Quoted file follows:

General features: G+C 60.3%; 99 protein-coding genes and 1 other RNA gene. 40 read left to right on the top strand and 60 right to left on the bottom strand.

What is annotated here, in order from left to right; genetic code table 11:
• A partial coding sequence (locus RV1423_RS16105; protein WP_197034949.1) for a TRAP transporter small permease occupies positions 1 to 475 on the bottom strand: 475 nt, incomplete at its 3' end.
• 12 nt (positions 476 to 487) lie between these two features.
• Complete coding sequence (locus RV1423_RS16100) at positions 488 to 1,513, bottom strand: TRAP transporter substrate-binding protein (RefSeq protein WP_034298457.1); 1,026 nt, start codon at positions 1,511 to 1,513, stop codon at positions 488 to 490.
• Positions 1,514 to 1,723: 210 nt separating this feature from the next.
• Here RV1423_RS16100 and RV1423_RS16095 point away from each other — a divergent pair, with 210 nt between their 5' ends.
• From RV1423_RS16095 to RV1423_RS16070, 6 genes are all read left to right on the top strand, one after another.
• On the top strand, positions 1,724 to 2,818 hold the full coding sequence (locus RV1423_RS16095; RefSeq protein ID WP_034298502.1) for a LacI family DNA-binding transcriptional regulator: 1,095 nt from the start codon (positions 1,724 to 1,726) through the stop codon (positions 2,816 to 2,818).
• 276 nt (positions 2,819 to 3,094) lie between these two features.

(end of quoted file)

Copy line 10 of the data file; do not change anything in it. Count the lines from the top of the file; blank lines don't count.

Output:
• 276 nt (positions 2,819 to 3,094) lie between these two features.